Trauma-informed Teaching Strategies
A significant number of college-age students have experienced some type of trauma in their lives, ranging from family conflict to abuse, neglect, displacement, and violence. The recent rapid transition to temporary online learning represents another trauma. Traumatized students, who are grieving the loss of in-person experiences and familiar routines, may find it difficult to balance the psychological impact with their schoolwork.
Teaching strategies that take into account the role of trauma have the potential to foster connection, increase emotional balance, and improve resilience. For students who are experiencing extreme psychological distress, be sure to refer them to the virtual support resources offered by Counseling and Psychological Services (CPS). CPS is also available to faculty for consultation.
In the News: Trauma-informed Teaching Strategies
Coping with a Pandemic, Inside Higher Ed (March 2020)
What Trauma Looks Like in College-Aged Students and Adult Learners, Source for Help, Advancement, and Renewal for Educators (2020)
Anderson, E. M., Blitz, L. V., & Saastamoinen, M. (2015). Exploring a School-University Model for Professional Development with Classroom Staff: Teaching Trauma-Informed Approaches. School Community Journal, 25(2), 113–134.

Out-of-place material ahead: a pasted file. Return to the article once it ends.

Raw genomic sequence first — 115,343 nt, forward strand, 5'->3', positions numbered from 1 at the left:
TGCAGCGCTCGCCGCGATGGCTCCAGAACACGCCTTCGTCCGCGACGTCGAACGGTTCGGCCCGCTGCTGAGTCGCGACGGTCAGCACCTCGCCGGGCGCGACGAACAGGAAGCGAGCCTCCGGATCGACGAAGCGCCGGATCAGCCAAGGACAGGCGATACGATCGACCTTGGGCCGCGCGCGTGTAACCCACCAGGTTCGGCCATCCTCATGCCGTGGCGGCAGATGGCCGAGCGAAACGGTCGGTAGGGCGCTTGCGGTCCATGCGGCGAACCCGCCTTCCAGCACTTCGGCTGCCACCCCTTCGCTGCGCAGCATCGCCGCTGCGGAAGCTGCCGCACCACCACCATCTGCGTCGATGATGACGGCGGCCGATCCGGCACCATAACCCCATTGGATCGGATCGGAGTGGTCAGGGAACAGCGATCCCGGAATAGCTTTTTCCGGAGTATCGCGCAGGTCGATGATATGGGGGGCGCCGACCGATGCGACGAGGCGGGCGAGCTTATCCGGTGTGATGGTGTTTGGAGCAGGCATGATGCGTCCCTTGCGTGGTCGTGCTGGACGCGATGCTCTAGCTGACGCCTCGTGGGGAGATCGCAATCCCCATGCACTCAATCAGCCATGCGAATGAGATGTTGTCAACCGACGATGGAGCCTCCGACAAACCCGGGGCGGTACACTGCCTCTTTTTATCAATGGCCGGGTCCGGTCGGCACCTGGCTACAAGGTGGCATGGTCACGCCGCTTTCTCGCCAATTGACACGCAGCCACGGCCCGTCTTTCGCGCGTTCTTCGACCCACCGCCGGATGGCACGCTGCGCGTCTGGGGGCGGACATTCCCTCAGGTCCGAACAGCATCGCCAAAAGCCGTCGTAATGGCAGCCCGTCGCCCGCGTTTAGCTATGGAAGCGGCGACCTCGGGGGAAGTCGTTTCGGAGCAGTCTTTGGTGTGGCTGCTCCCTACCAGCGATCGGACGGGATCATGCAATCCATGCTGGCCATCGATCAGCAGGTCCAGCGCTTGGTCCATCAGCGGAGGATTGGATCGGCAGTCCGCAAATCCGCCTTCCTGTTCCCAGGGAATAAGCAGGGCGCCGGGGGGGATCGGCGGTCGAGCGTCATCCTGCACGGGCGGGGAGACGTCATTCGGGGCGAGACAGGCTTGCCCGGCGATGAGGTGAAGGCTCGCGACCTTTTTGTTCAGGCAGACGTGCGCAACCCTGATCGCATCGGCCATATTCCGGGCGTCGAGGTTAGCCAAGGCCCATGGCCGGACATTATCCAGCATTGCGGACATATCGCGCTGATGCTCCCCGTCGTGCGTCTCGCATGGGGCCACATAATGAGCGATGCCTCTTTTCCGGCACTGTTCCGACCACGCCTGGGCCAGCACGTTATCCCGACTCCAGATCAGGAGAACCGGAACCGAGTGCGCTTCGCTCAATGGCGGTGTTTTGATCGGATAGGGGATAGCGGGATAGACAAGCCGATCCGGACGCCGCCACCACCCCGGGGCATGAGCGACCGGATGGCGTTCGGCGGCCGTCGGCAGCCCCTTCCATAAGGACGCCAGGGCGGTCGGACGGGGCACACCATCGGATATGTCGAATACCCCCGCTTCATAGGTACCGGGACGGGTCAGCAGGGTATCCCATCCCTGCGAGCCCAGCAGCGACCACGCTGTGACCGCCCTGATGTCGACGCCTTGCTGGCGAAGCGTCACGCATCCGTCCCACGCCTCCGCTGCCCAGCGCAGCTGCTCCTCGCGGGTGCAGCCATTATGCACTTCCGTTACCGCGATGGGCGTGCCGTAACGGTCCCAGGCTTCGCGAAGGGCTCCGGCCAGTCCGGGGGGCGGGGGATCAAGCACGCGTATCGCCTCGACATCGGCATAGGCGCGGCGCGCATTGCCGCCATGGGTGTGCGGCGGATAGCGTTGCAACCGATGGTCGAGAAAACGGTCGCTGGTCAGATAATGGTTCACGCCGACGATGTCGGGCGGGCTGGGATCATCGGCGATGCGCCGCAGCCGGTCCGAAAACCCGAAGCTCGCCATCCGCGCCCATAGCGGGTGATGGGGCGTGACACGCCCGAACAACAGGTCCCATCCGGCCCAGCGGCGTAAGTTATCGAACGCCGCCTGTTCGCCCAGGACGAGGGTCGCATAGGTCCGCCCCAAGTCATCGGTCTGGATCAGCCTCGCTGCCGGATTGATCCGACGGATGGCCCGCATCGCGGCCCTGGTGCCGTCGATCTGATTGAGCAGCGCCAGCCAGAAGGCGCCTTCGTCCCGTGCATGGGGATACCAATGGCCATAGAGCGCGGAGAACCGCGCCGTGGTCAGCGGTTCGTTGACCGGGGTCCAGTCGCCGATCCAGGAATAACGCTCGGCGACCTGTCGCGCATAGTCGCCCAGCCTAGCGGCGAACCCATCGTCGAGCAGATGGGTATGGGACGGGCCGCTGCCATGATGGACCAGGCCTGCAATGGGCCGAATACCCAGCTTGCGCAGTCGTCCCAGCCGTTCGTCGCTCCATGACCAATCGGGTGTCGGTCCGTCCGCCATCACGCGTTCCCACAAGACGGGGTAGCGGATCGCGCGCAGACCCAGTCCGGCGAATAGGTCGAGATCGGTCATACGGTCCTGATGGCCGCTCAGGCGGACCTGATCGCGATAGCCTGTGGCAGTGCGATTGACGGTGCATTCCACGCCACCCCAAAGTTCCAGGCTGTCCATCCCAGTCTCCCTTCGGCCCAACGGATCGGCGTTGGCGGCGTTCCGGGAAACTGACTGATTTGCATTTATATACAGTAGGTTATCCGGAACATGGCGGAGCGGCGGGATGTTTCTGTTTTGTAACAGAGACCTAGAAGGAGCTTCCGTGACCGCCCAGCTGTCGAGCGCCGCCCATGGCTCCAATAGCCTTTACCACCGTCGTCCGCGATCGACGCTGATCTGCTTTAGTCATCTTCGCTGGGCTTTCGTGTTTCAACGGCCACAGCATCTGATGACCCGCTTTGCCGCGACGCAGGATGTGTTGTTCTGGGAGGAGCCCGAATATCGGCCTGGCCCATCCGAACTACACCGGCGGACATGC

Becker, M. A. S., Roberts, S. F. N., Ritts, S. M., Branagan, W. T., Warner, A. R., & Clark, S. L. (2017). Supporting transgender college students: Implications for clinical intervention and campus prevention. Journal of College Student Psychotherapy, 31(2), 155–176.
Brunzell, T., Stokes, H., & Waters, L. (2019). Shifting Teacher Practice in Trauma-Affected Classrooms: Practice Pedagogy Strategies within a Trauma-Informed Positive Education Model. School Mental Health, 11(3), 600–614.
Boyraz, G., Horne, S. G., Owens, A. C., & Armstrong, A. P. (2013). Academic achievement and college persistence of African American students with trauma exposure. Journal of Counseling Psychology, 60(4), 582–592.
Dessoff, A. (2011). Supporting international students from countries dealing with trauma. International Educator, 20(2), 52–55
Galatzer-Levy, I. R., Burton, C. L., & Bonanno, G. A. (2012). Coping flexibility, potentially traumatic life events, and resilience: A prospective study of college student adjustment. Journal of Social and Clinical Psychology, 31(6), 542–567.
Griffin, K. A., & Gilbert, C. K. (2015). Better transitions for troops: An application of Schlossberg’s transition framework to analyses of barriers and institutional support structures for student veterans. Journal of Higher Education, 86(1), 71–97.
Kuhl, M., & Boyraz, G. (2017). Mindfulness, general trust, and social support among trauma-exposed college students. Journal of Loss and Trauma, 22(2), 150–162.
Smyth, J. M., Hockemeyer, J. R., Heron, K. E., Wonderlich, S. A., & Pennebaker, J.W. (2008). Prevalence, type, disclosure, and severity of adverse life events in college students. Journal of American College Health, 57(1), 69–76.
Trauma-Informed Teaching & Learning in Times of Crisis (video)